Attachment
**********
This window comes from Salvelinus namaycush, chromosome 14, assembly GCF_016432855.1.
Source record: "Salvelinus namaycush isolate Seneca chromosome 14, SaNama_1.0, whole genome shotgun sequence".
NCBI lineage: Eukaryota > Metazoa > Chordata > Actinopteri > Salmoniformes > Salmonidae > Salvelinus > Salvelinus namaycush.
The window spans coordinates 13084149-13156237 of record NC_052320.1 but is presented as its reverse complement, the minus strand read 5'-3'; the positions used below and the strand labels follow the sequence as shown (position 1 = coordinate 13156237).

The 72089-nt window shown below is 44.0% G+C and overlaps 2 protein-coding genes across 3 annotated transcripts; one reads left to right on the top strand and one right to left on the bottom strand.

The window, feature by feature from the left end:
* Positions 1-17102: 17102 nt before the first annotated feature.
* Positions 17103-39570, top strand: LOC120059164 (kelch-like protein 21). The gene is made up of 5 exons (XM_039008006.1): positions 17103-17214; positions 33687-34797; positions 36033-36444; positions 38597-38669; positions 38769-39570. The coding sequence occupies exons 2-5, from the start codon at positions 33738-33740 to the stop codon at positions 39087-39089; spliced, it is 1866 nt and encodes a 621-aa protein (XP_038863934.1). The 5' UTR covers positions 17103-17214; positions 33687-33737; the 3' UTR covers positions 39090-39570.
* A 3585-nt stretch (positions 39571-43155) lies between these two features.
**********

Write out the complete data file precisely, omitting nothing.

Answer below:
This window comes from Salvelinus namaycush, chromosome 14, assembly GCF_016432855.1.
Source record: "Salvelinus namaycush isolate Seneca chromosome 14, SaNama_1.0, whole genome shotgun sequence".
NCBI lineage: Eukaryota > Metazoa > Chordata > Actinopteri > Salmoniformes > Salmonidae > Salvelinus > Salvelinus namaycush.
The window spans coordinates 13084149-13156237 of record NC_052320.1 but is presented as its reverse complement, the minus strand read 5'-3'; the positions used below and the strand labels follow the sequence as shown (position 1 = coordinate 13156237).

The 72089-nt window shown below is 44.0% G+C and overlaps 2 protein-coding genes across 3 annotated transcripts; one reads left to right on the top strand and one right to left on the bottom strand.

The window, feature by feature from the left end:
* Positions 1-17102: 17102 nt before the first annotated feature.
* Positions 17103-39570, top strand: LOC120059164 (kelch-like protein 21). The gene is made up of 5 exons (XM_039008006.1): positions 17103-17214; positions 33687-34797; positions 36033-36444; positions 38597-38669; positions 38769-39570. The coding sequence occupies exons 2-5, from the start codon at positions 33738-33740 to the stop codon at positions 39087-39089; spliced, it is 1866 nt and encodes a 621-aa protein (XP_038863934.1). The 5' UTR covers positions 17103-17214; positions 33687-33737; the 3' UTR covers positions 39090-39570.
* A 3585-nt stretch (positions 39571-43155) lies between these two features.